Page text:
1919 he founded the Bauhaus school. • 1925 he moved with the Bauhaus to Dessau. • 1928 he left the Bauhaus and went to Berlin to start his own practice. • 1934 moved to England and worked with Maxwell Fry, one of the only Modernist architects who were Britain. He pioneered Modernist buildings in Third World countries. Gropius worked with him for three years. 1937 began professorship of architecture at Harvard University where he met Marcel Breuer. • 1945 joined a group of young architects known as The Architectural Collaborative (TAC). • He was an advocate of industrialized building carrying with it a belief in teamwork and an acceptance of standardization and prefabrication. • Invented the screen wall system that utilized a structural steel frame to support the floors and allowed the external glass wall to continue without interruption
Dining room – drape could be closed for entertaining. While the Gropiuses entertained in the living room, a maid would be behind the drape preparing the dining room for dinner. Using museum lighting, Walter created a dramatic scene with the light illuminating just to the edge of the table.The guest would be in darkness while the crystal and tableware sparkled.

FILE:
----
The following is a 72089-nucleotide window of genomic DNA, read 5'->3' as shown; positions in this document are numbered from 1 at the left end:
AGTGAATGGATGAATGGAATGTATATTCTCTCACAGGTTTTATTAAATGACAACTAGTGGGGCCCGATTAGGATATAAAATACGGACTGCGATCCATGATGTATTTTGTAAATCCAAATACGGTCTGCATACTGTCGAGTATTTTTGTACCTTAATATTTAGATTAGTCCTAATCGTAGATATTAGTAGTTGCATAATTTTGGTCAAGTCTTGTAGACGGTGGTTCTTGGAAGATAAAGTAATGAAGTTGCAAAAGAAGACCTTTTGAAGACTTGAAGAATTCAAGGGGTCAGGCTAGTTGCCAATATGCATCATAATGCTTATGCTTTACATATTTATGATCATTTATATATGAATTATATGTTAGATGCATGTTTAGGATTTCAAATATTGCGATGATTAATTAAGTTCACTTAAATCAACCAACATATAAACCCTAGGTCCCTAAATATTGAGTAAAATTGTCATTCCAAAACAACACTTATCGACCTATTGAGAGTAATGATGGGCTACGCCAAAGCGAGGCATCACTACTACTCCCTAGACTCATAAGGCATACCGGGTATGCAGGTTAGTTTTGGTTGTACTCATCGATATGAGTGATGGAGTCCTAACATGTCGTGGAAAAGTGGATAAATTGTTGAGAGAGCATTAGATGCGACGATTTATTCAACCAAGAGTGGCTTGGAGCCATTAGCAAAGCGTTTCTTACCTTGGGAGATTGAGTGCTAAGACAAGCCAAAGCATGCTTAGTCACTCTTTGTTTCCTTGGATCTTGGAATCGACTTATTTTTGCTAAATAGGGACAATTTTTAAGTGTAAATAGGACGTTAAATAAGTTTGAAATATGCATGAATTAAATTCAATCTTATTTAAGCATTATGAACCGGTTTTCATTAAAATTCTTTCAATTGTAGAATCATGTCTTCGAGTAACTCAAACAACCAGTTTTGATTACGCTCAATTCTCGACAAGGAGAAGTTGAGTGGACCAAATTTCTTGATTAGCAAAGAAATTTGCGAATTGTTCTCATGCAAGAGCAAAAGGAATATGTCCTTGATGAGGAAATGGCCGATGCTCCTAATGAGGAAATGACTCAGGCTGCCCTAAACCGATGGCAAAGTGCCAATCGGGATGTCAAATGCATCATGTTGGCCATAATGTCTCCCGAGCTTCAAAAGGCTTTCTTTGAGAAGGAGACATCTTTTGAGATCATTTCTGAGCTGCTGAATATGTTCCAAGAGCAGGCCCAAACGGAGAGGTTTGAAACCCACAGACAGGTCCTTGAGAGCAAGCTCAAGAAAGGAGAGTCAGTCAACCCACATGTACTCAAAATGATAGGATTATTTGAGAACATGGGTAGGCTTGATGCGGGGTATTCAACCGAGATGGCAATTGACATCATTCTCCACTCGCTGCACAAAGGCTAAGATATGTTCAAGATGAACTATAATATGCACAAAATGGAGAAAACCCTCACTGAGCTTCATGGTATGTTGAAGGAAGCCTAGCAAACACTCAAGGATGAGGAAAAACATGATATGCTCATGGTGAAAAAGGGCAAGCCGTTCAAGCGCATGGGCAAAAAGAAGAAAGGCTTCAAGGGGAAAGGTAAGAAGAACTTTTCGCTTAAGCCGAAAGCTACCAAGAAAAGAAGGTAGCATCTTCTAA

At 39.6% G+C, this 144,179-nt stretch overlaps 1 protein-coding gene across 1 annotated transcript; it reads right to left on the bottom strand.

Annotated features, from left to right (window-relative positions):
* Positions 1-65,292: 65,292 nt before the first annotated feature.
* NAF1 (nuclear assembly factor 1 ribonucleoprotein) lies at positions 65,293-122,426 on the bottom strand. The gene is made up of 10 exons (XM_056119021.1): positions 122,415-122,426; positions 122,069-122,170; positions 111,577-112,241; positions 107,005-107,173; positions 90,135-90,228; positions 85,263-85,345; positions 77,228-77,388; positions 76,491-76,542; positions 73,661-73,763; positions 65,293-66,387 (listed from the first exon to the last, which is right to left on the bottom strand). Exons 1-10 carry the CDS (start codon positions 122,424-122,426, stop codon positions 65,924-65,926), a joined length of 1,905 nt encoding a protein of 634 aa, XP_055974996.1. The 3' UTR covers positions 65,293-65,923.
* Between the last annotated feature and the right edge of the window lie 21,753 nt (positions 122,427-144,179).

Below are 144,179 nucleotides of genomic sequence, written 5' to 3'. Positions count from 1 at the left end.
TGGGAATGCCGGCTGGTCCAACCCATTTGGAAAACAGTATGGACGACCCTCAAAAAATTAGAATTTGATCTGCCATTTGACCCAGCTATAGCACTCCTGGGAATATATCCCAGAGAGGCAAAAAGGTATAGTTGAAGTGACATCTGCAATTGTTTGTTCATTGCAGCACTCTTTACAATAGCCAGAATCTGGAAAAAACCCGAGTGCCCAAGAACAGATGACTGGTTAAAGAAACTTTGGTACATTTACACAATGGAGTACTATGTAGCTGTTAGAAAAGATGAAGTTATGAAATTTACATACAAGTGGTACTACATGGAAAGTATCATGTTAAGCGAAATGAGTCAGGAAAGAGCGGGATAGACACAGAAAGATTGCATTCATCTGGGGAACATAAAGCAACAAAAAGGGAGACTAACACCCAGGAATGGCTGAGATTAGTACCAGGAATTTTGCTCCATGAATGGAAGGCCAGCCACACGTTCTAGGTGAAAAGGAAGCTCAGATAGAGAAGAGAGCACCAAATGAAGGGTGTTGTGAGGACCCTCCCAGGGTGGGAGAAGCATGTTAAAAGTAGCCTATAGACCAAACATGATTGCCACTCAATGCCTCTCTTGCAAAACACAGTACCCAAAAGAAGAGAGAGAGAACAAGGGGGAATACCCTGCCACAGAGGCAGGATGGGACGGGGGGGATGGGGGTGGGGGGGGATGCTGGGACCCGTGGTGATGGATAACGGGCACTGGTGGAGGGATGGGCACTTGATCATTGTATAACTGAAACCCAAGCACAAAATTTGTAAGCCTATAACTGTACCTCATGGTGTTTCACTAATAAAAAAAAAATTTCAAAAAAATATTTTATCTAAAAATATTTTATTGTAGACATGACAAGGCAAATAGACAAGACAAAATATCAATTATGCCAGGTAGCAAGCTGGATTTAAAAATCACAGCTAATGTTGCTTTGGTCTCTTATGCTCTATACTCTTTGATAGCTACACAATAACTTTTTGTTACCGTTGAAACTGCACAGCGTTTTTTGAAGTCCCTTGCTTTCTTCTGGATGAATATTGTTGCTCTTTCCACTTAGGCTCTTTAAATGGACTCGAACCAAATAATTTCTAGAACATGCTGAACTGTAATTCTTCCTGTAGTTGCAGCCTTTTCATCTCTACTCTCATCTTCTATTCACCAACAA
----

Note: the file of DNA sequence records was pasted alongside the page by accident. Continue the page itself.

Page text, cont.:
Living room- Contains a fireplace for its practical value as well as the psychological effect an open fire has on making you feel safe. The top shelf of the bookcase contains only books written by Gropius or ones he had collaborated on, so he would have copies on hand to sign and give to his guests.
Front entry - Curved staircase faces away from the entry signifying the upstairs as a private place. By removing the closet door, the closet is incorporated as a design element, as a way to introduce color and texture that would change with the seasons. Floor is a cork tile which is sound absorbing, durable, functional, and elegant.
Harvard Graduate Center(1950) A group of eight buildings arranged around large and small courtyards, which houses dormitories, common rooms, and a 250 capacity meeting hall.
Marcel Breuer (1902-1981) • Born in Hungary. • 1920-1924 studied under Gropius. • During his student years he designed furniture for the Bauhaus model house. • 1925-designed furniture for the new Bauhaus campus in Dessau and became head of furniture workshop. • 1928- started private practice in Berlin. • 1937-moved to America and worked as an architect with Gropius. • 1937-1947 taught at Harvard University. • 1946-1976 had his own practice in New York, until he retired.